Yet I realize
that I am still subjecting Dawkins to the parameters of my own standards. I
want him to live up to my expectations regardless of his own hopes. Perhaps I
am the one who has not learned from the past. After all, whose expectations
should we live up to? Our own or everyone else's?
Dawkins is 31 and
believes he can play four or five more years. He says he has nothing to prove
to anyone. And don't expect him to change Just because he plays in a new
location. He will play as he always has, smiling and joking and conserving
energy as the veterans told him to a long time ago.
Though he has
never reached his potential, he has, curiously, outlasted it. He has evolved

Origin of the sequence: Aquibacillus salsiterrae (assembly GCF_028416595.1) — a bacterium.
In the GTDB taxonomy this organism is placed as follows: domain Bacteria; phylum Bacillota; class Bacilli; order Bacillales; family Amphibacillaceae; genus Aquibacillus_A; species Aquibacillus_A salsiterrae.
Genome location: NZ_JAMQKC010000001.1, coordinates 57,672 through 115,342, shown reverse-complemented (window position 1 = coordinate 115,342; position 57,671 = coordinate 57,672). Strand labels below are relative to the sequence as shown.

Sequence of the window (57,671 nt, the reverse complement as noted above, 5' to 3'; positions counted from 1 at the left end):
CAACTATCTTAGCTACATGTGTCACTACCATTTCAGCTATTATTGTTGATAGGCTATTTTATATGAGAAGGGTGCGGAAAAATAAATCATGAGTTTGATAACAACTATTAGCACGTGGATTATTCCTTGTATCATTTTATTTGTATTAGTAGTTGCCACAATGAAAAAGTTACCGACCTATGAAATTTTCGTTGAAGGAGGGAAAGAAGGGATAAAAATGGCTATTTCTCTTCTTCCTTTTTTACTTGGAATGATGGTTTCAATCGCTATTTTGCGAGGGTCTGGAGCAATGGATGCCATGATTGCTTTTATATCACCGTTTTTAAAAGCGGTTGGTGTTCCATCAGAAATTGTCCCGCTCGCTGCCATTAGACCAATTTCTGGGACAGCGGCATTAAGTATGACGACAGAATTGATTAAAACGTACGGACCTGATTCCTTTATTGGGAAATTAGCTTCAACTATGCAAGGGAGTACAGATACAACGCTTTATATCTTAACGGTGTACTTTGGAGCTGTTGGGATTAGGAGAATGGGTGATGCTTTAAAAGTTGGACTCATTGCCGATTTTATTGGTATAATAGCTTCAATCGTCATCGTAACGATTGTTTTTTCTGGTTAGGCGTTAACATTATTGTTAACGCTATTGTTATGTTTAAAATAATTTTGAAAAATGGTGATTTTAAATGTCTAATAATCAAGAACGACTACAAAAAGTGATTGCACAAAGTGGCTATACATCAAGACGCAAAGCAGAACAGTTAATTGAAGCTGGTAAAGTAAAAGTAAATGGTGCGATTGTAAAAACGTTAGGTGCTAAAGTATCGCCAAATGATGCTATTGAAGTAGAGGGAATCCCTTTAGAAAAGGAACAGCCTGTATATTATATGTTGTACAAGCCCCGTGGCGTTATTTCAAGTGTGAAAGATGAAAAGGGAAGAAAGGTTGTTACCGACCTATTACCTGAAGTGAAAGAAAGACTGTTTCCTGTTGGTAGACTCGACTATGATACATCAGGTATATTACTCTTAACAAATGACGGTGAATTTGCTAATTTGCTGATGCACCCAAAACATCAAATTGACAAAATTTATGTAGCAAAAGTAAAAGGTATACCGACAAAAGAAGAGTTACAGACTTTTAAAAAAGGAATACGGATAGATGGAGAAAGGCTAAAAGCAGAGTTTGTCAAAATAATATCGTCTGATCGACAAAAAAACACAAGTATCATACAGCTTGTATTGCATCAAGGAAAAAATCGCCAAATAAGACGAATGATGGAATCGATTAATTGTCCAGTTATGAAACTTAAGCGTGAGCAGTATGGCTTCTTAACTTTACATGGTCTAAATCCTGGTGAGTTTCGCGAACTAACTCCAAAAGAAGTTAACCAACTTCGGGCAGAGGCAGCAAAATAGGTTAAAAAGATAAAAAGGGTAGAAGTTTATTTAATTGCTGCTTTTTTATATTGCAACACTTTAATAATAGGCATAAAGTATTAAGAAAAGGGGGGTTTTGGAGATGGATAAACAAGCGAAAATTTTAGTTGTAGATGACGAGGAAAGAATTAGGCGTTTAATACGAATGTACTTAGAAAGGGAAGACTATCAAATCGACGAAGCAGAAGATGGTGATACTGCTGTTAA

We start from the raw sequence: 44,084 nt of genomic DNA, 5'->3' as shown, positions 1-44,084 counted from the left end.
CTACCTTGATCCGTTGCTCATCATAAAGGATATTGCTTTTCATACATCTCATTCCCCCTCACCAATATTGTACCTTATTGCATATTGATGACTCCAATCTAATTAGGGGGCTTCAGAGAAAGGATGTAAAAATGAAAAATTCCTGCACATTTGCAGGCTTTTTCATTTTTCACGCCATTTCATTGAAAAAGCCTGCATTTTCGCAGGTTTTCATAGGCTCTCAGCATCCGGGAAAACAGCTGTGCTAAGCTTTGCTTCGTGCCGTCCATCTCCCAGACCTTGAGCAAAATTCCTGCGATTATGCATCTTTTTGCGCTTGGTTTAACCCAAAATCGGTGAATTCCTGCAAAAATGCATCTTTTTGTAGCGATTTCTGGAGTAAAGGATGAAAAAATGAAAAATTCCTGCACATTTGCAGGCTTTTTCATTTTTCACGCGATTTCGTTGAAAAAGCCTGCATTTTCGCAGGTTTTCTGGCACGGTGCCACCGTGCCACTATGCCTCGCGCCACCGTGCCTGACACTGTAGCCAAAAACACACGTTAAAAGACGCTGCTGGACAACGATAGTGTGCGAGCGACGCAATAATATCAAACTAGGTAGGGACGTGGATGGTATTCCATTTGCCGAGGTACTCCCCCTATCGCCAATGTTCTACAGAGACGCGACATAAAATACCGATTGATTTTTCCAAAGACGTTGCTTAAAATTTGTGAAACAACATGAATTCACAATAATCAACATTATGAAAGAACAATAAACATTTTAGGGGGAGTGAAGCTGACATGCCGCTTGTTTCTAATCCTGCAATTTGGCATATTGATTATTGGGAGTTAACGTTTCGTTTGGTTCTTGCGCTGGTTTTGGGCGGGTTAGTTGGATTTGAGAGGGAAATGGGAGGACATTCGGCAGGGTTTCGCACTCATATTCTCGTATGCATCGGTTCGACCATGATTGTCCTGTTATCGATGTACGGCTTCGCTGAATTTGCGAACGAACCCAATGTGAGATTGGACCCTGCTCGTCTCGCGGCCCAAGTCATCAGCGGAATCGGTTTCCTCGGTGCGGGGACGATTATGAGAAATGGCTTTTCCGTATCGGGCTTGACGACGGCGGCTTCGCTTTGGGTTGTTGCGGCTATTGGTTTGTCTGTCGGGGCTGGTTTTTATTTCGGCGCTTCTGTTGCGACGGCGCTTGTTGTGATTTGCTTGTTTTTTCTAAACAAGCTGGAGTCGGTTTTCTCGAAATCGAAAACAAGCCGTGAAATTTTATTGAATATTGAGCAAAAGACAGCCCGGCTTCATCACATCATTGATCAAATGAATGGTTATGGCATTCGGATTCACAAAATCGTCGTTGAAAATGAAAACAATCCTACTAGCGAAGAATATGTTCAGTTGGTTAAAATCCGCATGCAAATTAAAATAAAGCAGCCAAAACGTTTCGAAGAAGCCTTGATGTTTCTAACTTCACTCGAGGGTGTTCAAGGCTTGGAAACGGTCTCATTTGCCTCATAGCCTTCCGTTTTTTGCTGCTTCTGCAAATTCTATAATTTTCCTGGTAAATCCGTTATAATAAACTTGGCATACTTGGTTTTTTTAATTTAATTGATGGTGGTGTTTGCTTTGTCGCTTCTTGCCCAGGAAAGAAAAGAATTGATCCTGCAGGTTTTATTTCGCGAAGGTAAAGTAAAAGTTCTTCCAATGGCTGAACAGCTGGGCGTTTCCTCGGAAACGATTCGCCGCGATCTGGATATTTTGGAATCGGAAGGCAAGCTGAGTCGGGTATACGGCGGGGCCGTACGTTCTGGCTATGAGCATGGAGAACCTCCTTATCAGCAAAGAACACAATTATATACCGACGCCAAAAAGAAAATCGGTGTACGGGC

from the next coming of Chamberlain into simply another big body that somebody,
somewhere, will need. He has wrestled with the monster called Potential, and he
has won because he has not let it destroy him.
Most of us will
judge him solely on what he could have been in the beginning or what he was
when his career ended. Too many will be blinded by the flashes of brilliance
that never materialized into consistent greatness. They will overlook much of
Dawkins's career. No, it was not great. But it was solid. Perhaps he could have
been more if he had had the inclination. There were times when he teased us
with a hint of how he could dominate a game. And we went home in awe and yet
sad because we knew of no spell to make it happen more frequently. But few
players could make us feel that way even once.
Darryl Dawkins is
content with his career and with himself. He has endured the burdens heaped on
him when he was 18 years old. He has carried the weight of others' dreams and
desires and expectations and is still able to get up in the morning and smile
at the reflection in the mirror.
We should all be